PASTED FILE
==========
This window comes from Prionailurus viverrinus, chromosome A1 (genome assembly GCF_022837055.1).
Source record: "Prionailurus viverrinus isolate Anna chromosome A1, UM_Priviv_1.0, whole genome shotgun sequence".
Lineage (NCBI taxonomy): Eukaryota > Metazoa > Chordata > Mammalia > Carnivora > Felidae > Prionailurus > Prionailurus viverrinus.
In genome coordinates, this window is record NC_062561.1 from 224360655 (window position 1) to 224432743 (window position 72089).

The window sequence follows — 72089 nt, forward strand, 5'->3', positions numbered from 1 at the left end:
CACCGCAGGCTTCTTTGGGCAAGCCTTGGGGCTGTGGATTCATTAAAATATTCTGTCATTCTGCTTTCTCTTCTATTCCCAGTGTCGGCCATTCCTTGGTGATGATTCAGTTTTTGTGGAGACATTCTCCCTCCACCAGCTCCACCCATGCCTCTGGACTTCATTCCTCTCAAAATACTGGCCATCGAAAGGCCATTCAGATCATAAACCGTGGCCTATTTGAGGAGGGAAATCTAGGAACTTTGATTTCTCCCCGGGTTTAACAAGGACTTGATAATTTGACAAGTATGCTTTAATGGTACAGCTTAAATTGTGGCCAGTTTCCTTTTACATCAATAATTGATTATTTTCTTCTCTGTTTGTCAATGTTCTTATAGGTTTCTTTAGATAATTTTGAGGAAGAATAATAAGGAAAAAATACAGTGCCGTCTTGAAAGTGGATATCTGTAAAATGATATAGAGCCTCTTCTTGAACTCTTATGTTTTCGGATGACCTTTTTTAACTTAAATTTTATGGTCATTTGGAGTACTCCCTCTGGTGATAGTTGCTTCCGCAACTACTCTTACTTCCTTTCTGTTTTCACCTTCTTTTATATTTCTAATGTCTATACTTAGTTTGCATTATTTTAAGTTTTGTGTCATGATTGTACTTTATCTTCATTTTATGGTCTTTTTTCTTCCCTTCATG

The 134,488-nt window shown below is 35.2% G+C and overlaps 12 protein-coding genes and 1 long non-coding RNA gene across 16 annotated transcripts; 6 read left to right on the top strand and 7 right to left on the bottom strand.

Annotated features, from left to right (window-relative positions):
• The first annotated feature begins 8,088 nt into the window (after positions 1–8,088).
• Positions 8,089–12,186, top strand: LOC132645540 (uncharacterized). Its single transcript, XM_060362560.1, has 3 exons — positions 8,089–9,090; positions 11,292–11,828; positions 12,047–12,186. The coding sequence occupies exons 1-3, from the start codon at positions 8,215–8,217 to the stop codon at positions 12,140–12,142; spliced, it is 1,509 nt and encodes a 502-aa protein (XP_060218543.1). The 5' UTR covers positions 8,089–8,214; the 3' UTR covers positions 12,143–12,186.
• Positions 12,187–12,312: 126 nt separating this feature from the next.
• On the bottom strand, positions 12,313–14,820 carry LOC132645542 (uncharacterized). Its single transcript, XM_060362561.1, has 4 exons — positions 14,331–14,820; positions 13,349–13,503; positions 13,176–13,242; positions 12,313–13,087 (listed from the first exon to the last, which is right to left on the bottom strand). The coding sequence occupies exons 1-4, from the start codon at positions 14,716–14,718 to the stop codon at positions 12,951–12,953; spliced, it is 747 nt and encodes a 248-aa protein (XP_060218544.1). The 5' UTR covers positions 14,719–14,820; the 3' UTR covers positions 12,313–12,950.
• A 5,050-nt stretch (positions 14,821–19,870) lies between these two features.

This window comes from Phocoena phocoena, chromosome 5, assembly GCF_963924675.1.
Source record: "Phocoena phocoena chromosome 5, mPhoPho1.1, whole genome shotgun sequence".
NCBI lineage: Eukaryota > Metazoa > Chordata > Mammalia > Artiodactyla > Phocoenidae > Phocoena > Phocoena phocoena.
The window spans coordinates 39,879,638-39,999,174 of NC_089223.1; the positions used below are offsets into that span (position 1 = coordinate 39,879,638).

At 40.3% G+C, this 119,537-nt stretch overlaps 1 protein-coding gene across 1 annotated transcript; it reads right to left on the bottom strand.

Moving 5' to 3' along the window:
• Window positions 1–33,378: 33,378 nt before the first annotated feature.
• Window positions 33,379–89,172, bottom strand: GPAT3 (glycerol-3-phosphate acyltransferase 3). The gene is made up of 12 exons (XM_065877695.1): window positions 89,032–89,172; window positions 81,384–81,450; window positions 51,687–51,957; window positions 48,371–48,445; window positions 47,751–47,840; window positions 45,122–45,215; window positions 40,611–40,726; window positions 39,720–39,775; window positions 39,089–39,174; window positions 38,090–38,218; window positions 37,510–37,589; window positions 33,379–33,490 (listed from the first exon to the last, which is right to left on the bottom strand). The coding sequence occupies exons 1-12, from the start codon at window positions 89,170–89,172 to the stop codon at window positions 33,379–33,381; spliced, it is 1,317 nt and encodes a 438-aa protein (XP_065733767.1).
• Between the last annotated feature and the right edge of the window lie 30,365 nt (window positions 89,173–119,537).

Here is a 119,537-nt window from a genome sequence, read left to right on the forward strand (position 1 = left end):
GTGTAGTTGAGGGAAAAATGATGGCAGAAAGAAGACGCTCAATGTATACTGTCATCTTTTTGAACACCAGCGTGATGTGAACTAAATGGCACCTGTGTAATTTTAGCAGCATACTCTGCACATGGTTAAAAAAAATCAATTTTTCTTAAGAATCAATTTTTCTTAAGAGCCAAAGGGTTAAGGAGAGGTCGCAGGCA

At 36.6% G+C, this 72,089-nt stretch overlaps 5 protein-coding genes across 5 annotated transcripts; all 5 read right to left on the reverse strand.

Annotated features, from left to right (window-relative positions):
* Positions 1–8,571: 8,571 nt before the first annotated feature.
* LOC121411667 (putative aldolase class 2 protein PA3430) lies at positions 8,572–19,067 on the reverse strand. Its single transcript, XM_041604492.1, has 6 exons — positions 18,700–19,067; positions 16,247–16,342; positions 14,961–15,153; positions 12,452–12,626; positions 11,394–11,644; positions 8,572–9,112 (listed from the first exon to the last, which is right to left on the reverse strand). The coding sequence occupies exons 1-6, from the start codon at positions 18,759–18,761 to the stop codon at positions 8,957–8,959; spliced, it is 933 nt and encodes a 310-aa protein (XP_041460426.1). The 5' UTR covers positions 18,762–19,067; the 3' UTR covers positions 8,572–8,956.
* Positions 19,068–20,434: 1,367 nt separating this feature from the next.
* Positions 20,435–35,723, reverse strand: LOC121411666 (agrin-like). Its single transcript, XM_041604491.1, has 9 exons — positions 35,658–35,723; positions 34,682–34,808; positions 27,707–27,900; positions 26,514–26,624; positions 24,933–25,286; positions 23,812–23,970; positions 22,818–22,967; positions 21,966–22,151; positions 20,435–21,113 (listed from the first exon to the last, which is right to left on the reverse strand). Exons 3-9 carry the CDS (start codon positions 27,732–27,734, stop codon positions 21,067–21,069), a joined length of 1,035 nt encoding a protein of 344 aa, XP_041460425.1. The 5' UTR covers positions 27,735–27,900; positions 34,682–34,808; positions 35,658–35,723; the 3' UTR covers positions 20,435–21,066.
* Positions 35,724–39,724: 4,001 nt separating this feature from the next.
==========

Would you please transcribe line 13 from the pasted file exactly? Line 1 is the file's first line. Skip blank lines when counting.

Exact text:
• A 5,050-nt stretch (positions 14,821–19,870) lies between these two features.